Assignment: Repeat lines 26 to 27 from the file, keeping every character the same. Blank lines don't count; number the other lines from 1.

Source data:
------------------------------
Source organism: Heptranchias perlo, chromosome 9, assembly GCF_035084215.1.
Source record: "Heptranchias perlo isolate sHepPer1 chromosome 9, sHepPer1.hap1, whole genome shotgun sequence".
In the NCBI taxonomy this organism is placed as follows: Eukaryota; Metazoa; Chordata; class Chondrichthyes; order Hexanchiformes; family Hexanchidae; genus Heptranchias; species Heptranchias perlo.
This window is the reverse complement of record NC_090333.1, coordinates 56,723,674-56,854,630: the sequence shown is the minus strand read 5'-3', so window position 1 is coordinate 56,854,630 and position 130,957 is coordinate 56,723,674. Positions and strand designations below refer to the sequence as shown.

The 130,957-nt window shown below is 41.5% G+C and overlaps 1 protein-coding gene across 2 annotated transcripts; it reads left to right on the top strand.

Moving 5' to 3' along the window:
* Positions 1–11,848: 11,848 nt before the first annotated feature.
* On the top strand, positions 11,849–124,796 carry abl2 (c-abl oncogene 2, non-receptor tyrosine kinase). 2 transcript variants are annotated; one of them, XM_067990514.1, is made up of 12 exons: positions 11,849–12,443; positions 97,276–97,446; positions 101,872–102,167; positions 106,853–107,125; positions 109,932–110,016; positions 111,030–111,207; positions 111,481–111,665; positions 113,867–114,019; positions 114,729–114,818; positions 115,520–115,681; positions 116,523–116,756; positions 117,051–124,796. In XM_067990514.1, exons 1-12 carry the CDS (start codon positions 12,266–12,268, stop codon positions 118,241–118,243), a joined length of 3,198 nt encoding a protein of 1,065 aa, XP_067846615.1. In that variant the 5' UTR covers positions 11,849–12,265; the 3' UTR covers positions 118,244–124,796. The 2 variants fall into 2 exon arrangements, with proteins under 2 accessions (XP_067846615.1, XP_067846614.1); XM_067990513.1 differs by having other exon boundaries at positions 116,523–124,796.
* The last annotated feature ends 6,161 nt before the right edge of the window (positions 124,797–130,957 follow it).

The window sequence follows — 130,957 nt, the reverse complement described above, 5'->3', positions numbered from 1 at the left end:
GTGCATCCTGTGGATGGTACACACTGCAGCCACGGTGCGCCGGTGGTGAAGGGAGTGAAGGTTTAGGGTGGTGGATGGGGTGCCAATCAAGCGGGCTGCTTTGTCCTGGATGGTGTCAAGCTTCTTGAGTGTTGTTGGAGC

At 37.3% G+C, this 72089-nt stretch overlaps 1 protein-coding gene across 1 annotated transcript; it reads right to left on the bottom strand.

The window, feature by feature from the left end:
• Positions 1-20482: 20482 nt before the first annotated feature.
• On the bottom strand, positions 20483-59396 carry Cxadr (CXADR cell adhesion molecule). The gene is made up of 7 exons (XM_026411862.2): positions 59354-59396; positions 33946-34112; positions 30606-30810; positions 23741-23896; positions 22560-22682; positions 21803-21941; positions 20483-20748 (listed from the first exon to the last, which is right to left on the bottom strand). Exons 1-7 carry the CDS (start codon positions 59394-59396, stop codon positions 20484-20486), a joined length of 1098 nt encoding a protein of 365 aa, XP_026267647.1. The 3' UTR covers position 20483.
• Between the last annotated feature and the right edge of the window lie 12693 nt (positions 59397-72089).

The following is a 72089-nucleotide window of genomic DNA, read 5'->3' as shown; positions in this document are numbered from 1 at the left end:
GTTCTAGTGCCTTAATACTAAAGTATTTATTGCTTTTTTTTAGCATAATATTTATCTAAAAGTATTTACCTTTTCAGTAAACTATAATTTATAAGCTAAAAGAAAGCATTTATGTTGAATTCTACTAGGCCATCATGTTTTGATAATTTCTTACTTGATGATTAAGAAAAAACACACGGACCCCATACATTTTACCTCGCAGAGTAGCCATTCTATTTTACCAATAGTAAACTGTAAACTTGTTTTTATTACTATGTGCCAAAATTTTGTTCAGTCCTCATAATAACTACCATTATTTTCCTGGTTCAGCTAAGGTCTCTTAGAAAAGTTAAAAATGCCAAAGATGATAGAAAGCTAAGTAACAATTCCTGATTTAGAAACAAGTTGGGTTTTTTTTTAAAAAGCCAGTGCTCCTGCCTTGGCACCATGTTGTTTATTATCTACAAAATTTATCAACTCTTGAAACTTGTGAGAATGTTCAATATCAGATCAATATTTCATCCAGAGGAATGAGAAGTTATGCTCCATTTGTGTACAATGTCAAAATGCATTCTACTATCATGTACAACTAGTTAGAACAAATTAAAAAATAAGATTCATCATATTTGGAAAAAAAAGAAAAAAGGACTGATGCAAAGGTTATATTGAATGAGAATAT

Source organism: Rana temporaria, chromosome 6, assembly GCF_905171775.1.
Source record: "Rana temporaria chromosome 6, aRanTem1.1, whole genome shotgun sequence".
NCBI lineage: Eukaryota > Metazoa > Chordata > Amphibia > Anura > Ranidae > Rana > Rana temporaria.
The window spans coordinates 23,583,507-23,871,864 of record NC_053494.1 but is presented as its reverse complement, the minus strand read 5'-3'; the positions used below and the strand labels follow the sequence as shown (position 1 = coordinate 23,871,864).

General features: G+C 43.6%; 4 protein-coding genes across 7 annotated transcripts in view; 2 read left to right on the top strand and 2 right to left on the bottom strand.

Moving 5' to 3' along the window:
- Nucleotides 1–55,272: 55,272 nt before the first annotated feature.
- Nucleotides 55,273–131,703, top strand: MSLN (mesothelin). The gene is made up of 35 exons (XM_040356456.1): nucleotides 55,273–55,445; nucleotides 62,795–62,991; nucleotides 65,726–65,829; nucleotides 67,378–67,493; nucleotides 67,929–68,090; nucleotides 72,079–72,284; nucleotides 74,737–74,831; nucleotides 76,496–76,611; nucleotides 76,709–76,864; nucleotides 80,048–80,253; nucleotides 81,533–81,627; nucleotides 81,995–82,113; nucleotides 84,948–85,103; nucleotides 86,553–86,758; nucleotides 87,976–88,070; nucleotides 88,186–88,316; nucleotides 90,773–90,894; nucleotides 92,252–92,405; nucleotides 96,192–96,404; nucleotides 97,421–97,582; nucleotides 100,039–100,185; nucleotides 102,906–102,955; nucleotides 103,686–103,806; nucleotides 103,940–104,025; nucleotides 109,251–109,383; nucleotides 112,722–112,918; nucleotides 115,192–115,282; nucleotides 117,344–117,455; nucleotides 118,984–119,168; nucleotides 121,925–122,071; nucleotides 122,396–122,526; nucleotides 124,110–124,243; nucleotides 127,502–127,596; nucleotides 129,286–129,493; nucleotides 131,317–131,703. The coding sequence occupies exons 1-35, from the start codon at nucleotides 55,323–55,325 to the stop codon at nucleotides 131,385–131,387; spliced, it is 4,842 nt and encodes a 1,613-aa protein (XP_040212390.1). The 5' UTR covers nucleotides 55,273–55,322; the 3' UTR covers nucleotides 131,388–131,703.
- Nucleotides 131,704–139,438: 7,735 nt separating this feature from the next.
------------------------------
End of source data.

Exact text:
- Nucleotides 55,273–131,703, top strand: MSLN (mesothelin). The gene is made up of 35 exons (XM_040356456.1): nucleotides 55,273–55,445; nucleotides 62,795–62,991; nucleotides 65,726–65,829; nucleotides 67,378–67,493; nucleotides 67,929–68,090; nucleotides 72,079–72,284; nucleotides 74,737–74,831; nucleotides 76,496–76,611; nucleotides 76,709–76,864; nucleotides 80,048–80,253; nucleotides 81,533–81,627; nucleotides 81,995–82,113; nucleotides 84,948–85,103; nucleotides 86,553–86,758; nucleotides 87,976–88,070; nucleotides 88,186–88,316; nucleotides 90,773–90,894; nucleotides 92,252–92,405; nucleotides 96,192–96,404; nucleotides 97,421–97,582; nucleotides 100,039–100,185; nucleotides 102,906–102,955; nucleotides 103,686–103,806; nucleotides 103,940–104,025; nucleotides 109,251–109,383; nucleotides 112,722–112,918; nucleotides 115,192–115,282; nucleotides 117,344–117,455; nucleotides 118,984–119,168; nucleotides 121,925–122,071; nucleotides 122,396–122,526; nucleotides 124,110–124,243; nucleotides 127,502–127,596; nucleotides 129,286–129,493; nucleotides 131,317–131,703. The coding sequence occupies exons 1-35, from the start codon at nucleotides 55,323–55,325 to the stop codon at nucleotides 131,385–131,387; spliced, it is 4,842 nt and encodes a 1,613-aa protein (XP_040212390.1). The 5' UTR covers nucleotides 55,273–55,322; the 3' UTR covers nucleotides 131,388–131,703.
- Nucleotides 131,704–139,438: 7,735 nt separating this feature from the next.